Autonomy is a concept that holds much appeal to social and legal philosophers. Within a medical context, it is often argued that it should be afforded supremacy over other concepts and interests. When respect for autonomy merely requires non-intervention, an adult’s right to refuse treatment is held at law to be absolute. This apparently simple statement of principle does not hold true in practice. This is in part because an individual must be found to be competent to make a valid refusal of consent to medical treatment, and capacity to decide is not an absolute concept. But further to this, I argue that there are three relevant understandings of autonomy within our society, and each can demand in differing cases that different courses of action be followed. Judges, perhaps inadvertently, have been able to take advantage of the equivocal nature of the concept to come tacitly to decisions that reflect their own moral judgments of patients or decisions made in particular cases. The result is the inconsistent application of principle. I ask whether this is an unforeseen outcome or if it reflects a wilful disregard for equal treatment in favour of silent moral judgments in legal cases. Whatever the cause, I suggest that once this practice is seen to occur, acceptable justification of it in some cases is difficult to find.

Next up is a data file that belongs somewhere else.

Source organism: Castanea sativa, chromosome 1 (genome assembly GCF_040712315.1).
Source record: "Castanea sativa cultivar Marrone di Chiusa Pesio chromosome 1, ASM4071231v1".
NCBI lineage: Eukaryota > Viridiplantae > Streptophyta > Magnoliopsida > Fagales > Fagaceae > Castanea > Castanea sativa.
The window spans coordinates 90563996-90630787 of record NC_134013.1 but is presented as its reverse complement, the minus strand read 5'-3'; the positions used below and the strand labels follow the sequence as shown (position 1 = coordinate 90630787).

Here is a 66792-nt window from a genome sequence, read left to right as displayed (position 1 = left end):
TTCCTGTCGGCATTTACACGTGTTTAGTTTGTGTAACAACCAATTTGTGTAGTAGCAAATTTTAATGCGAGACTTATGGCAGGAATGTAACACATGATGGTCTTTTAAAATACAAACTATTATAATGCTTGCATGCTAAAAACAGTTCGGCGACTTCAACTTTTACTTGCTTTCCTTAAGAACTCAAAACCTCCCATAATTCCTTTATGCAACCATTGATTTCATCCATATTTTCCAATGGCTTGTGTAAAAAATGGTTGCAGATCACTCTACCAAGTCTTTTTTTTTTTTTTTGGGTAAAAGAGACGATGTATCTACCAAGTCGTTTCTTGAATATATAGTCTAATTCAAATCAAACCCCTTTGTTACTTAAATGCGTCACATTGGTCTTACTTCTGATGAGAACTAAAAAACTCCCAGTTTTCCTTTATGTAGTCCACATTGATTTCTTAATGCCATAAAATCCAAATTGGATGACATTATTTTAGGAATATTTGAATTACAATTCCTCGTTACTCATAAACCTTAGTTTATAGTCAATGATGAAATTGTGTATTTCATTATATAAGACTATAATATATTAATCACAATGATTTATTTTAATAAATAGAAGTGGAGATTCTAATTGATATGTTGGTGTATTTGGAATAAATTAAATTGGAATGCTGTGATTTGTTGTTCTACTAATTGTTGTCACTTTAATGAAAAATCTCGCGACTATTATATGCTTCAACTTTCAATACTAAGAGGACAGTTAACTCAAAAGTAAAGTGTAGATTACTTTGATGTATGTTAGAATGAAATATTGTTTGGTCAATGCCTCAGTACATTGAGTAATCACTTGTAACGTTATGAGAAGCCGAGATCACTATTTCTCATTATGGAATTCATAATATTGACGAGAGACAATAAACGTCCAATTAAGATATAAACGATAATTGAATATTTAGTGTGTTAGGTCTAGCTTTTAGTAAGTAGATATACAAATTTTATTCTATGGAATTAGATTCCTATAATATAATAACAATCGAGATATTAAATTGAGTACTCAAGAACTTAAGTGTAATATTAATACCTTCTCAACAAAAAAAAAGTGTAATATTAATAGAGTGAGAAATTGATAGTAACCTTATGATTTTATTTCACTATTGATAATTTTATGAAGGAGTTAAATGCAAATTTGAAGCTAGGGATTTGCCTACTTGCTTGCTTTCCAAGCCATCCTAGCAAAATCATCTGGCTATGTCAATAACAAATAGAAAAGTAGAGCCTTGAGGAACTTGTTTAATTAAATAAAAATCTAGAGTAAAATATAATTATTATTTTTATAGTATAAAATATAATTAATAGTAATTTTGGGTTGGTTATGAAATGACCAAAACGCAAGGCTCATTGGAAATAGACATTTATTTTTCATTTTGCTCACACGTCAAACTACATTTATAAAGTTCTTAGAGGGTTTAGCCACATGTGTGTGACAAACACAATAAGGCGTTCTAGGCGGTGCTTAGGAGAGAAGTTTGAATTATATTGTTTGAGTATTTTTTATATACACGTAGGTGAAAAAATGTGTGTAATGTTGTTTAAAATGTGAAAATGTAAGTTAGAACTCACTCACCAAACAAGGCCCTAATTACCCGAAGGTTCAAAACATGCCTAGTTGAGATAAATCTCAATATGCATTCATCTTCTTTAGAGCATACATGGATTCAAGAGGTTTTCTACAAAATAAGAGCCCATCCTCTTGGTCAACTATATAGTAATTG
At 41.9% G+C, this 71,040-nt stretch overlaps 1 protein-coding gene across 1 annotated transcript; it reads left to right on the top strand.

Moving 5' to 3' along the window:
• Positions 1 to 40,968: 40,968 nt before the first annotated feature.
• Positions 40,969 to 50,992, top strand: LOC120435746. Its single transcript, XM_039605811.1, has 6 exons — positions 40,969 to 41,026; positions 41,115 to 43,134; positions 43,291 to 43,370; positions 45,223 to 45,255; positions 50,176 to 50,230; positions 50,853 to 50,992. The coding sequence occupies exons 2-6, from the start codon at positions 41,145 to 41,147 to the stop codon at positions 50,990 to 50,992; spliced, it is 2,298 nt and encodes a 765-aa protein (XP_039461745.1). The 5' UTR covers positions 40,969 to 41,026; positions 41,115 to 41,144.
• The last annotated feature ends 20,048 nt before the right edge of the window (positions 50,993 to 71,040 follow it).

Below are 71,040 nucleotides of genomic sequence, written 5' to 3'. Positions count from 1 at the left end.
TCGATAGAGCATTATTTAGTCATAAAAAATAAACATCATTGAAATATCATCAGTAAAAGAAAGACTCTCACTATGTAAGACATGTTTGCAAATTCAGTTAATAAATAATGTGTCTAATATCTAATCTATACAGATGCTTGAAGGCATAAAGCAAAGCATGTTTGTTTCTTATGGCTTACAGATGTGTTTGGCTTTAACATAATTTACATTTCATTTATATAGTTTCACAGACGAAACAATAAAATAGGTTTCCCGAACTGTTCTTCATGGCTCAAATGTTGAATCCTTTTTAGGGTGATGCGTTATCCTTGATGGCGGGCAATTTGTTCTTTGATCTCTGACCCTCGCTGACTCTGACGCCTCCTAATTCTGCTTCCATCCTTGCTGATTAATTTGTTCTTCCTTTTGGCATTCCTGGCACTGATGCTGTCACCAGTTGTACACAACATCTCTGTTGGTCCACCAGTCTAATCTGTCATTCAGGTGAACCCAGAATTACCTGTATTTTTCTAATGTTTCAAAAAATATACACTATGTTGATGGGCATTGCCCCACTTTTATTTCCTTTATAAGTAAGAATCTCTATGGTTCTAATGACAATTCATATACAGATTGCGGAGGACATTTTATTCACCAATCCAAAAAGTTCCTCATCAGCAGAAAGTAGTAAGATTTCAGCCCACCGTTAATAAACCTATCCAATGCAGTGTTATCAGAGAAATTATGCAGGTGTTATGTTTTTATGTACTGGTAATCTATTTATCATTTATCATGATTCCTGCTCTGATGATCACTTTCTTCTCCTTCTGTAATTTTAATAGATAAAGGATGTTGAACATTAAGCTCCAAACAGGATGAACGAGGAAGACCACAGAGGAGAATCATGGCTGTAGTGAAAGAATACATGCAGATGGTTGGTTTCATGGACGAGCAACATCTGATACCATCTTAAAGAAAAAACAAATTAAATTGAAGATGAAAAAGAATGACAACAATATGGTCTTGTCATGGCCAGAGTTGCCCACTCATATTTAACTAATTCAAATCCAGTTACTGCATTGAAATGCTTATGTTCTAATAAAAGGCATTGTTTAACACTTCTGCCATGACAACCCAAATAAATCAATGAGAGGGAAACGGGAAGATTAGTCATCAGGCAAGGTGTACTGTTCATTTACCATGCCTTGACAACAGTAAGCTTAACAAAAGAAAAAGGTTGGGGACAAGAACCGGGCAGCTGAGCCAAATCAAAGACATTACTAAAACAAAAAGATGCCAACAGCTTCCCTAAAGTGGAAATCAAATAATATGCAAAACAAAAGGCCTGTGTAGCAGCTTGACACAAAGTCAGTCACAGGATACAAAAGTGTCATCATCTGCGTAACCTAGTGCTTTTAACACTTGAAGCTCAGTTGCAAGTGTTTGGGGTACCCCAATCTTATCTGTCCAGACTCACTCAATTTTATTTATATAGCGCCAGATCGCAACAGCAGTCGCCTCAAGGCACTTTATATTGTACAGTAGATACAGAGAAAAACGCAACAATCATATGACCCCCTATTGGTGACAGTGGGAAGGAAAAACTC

Available at: http://works.bepress.com/john_coggon/5/